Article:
Of course the final piece of this is to sing it in canon! I don't try to have them sing in canon while playing instruments, but once they've put the whole instrumental arrangement together they've usually had enough time to get used to the song to be ready to try it in canon. I use the same exact process every time I teach students a song in canon- you can read about how I teach canon singing in this post. One of the key steps in teaching canon singing is incorporating motions, and in this case I use motions that help communicate the meaning of the words ("rain" fingers for the first line, etc).

That's everything I did for this song- I'd love to hear other ideas you might have for incorporating this song in elementary music lessons! I've also been sharing my favorite lesson ideas using rain songs from around the world in my previous posts: you can see my lessons for a song from Japan here, Ukraine here, and Morocco here. I highly recommend those! If you've ever used this German song and have more lesson ideas, or if you have other rain songs that I should add to my unit, please share in the comments!

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Tuesday, May 21, 2024

Dance Playlist 2024

I love finding upbeat, school-appropriate, modern songs to use in my music classes for dance parties, slideshows, field day, and general merriment, and these last few years it has felt especially important to share with all the stress and negativity we're all dealing with. Here are my new picks for this year- be sure to check out my posts from previous years to find more awesome music my students and I love linked at the end of this post! 


I lost track of time so I'm putting this out a little later than I normally do- hopefully it's not too late for you to use it in all of your end of the school year fun! Don't miss the playlist at the end of this post that includes these songs plus all of my picks from previous years' playlists (this is year 9 of me putting these together, so there are a lot)!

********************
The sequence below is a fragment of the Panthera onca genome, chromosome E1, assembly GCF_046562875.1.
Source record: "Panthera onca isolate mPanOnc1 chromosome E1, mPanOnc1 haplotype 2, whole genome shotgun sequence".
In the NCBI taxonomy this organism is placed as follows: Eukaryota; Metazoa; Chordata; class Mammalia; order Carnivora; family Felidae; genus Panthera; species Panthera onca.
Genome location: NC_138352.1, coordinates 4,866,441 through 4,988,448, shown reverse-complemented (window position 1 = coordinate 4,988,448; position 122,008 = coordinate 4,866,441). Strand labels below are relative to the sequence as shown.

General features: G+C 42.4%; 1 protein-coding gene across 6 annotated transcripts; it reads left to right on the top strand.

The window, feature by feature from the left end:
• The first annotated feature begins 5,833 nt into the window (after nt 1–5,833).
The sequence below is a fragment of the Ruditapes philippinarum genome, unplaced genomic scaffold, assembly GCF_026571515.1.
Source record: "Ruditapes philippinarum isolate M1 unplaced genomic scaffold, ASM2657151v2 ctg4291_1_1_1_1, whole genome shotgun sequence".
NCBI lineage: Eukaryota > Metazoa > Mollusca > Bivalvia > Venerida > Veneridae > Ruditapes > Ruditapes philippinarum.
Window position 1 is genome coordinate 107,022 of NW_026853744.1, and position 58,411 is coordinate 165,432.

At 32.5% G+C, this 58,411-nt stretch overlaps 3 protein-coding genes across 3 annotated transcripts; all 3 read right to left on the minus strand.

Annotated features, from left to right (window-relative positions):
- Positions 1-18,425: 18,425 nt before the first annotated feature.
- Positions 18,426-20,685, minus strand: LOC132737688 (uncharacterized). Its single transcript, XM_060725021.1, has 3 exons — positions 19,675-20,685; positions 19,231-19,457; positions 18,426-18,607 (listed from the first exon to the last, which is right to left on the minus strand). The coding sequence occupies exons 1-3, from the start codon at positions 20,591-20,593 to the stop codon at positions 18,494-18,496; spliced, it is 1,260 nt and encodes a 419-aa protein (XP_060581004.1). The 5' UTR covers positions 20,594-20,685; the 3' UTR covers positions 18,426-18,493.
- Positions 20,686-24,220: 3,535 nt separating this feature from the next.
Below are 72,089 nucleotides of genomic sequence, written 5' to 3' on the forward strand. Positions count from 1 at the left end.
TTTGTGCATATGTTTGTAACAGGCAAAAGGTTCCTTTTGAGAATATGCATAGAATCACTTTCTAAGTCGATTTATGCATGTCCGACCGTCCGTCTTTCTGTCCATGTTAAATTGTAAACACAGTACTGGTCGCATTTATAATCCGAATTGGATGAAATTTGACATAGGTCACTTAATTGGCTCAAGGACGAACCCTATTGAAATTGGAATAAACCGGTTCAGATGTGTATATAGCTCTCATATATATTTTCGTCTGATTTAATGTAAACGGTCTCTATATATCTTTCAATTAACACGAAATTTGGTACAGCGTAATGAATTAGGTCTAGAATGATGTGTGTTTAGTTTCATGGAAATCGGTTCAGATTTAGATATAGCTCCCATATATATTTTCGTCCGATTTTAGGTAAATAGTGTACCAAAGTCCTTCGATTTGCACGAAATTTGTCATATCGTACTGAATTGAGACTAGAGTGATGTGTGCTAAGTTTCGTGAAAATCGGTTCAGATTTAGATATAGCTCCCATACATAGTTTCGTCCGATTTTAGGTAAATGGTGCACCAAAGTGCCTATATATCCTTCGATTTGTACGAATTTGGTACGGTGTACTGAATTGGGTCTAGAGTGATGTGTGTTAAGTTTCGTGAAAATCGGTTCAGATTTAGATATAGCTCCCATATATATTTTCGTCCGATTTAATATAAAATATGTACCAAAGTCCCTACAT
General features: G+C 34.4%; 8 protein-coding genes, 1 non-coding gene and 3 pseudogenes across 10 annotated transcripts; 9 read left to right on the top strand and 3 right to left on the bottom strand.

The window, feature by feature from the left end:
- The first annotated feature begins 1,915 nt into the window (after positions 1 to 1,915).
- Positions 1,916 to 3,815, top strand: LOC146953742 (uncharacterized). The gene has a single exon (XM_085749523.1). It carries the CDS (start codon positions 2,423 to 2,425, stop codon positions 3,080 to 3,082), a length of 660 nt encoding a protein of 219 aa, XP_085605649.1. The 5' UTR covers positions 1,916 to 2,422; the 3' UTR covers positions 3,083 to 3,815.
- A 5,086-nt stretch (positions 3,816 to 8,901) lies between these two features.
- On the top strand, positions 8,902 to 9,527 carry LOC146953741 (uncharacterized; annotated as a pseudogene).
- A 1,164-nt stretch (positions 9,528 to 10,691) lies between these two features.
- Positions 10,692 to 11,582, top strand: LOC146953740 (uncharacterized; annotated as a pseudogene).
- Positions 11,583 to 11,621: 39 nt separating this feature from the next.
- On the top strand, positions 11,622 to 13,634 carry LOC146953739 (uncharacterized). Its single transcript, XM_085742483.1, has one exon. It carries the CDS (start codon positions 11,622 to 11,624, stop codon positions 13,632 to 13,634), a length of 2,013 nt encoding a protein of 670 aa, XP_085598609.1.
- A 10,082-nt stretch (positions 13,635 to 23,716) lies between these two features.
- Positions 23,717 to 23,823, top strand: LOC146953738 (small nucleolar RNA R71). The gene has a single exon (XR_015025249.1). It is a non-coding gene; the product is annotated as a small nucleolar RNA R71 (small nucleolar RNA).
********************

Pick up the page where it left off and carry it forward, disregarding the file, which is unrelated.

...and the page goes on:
To make it easier to find all my dance party playlist songs in one place, I've put together a YouTube playlist with all of the songs from all of my previous year's lists including this one! Here's the link to the playlist.

Tuesday, May 14, 2024

Rain Songs Around the World: Дощик (Rain)

I'm so excited to add this Ukrainian song to my collection of songs about rain from around the world, and this one has some musical elements that are part of both my younger and older grades' curriculum, so it will work well with a wide range of ages!


The title of this Ukrainian song is Дощик, which translates to "Rain". Fits right in with the rain theme! Actually I found a couple of fairly widespread Ukrainian rain songs, and both of them use the same onomatopoeia word for the sound of the rain that is quite fun to sing. In the verses of this song you'll hear the word of every line:


I love using songs in different languages that have a repeated word or phrase that is quick and easy for students to learn without knowing the language, so this song definitely fits the bill. After we listen to it one time, I ask students to tell me what the Ukrainian word is for the sound of raindrops and they can immediately identify the sound! Then I play the recording again and have students sing along with just that word. Here are the lyrics for the first verse:

Дощик ллється цілий ранок - кап-кап-кап!                It's been raining all morning, kap-kap-kap! Не виходимо на ґанок - кап-кап-кап.                          Let's not go out on the porch, kap-kap-kap! Раптом бачим під кущем                                           Suddenly we see under the bush,